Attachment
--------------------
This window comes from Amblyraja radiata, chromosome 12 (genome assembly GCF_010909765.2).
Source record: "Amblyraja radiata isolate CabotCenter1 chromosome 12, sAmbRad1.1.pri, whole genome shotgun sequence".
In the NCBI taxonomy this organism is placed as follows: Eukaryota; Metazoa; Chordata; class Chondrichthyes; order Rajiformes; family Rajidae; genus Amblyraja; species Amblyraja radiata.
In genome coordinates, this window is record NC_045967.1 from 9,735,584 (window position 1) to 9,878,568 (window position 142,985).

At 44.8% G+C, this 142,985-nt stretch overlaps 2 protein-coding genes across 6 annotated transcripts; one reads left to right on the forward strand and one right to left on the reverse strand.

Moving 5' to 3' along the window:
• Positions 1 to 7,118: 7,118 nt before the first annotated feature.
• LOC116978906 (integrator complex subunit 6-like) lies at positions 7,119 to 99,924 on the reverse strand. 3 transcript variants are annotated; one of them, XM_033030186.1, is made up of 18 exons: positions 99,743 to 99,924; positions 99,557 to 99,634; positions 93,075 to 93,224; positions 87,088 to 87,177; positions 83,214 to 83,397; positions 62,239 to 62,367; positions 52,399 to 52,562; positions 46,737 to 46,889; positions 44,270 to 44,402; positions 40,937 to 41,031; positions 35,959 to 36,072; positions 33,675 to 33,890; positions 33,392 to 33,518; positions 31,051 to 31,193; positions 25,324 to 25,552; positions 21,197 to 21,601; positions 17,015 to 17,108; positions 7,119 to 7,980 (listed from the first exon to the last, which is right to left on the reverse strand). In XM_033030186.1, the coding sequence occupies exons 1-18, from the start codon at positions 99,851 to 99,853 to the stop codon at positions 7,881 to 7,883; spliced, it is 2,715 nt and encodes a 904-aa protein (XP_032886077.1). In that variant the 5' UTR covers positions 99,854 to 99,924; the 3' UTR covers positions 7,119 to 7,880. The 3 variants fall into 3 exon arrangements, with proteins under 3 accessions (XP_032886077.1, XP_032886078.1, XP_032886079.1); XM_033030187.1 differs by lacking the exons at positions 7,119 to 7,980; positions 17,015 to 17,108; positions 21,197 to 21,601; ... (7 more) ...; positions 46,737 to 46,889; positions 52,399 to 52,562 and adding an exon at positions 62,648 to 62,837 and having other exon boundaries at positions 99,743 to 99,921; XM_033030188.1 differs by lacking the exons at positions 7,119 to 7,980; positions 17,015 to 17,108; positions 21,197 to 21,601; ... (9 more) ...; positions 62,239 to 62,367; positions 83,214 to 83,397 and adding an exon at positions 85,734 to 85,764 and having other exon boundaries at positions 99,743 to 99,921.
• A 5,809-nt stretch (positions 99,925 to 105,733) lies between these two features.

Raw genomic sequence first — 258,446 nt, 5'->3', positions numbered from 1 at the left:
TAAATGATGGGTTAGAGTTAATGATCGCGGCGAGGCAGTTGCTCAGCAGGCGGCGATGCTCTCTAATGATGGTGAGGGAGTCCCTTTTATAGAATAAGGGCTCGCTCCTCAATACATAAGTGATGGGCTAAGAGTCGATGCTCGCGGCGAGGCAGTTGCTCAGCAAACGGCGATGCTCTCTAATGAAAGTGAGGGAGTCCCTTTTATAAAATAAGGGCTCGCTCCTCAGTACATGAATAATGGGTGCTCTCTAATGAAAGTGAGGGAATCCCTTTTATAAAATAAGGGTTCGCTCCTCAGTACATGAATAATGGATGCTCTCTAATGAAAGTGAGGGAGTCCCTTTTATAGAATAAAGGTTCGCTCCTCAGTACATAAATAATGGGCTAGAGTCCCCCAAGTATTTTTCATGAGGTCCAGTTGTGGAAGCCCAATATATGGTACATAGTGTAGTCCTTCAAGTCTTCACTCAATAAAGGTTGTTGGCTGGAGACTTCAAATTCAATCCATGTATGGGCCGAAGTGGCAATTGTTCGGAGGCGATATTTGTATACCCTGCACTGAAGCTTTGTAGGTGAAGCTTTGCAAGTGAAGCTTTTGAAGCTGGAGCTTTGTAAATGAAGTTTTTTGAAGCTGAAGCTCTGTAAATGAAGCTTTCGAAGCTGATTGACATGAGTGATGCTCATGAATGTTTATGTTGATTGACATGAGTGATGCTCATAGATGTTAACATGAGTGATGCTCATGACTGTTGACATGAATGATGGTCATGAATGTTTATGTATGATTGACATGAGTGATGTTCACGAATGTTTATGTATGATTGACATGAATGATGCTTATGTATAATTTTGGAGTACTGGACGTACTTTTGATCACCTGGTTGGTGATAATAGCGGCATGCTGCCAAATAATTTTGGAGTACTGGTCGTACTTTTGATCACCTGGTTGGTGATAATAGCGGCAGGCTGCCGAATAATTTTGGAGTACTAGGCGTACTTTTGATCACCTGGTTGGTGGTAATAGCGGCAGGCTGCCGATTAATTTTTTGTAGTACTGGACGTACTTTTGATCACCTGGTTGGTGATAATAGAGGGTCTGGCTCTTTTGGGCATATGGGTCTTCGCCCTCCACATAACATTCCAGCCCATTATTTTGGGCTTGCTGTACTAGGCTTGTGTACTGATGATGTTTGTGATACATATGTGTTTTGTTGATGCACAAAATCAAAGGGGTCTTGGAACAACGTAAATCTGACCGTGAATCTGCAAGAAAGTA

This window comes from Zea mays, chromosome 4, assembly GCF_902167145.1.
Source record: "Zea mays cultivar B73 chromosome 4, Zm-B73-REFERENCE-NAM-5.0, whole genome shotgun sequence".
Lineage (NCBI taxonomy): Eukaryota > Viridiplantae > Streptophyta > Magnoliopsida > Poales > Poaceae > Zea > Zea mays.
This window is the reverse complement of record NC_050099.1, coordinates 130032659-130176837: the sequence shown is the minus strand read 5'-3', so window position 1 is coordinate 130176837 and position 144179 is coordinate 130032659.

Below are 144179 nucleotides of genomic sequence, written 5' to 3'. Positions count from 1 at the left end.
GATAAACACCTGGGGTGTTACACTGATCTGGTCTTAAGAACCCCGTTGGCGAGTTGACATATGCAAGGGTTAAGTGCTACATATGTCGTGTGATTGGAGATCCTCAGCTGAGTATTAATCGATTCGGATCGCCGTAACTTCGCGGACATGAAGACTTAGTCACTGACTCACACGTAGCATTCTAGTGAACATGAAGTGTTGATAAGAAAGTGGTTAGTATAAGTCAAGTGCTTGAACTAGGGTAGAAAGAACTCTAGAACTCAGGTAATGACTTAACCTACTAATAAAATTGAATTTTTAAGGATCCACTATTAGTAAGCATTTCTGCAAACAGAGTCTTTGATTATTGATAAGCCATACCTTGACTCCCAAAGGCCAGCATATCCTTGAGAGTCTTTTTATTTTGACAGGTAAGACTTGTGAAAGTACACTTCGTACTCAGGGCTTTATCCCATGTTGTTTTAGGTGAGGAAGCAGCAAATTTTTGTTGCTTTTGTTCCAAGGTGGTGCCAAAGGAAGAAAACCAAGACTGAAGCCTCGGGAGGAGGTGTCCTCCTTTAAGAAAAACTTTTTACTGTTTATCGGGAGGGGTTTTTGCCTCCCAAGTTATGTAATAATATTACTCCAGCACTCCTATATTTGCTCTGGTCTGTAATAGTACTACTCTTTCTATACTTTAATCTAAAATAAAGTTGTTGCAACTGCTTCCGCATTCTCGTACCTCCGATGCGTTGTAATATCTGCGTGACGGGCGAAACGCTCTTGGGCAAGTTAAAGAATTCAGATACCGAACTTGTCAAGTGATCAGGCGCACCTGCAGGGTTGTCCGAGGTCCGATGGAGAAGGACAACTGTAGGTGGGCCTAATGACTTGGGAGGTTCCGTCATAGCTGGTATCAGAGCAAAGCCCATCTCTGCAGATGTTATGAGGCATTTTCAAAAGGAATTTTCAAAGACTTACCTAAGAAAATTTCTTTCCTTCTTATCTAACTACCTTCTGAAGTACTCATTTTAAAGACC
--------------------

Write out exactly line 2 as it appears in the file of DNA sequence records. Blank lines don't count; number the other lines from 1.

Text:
Source record: "Amblyraja radiata isolate CabotCenter1 chromosome 12, sAmbRad1.1.pri, whole genome shotgun sequence".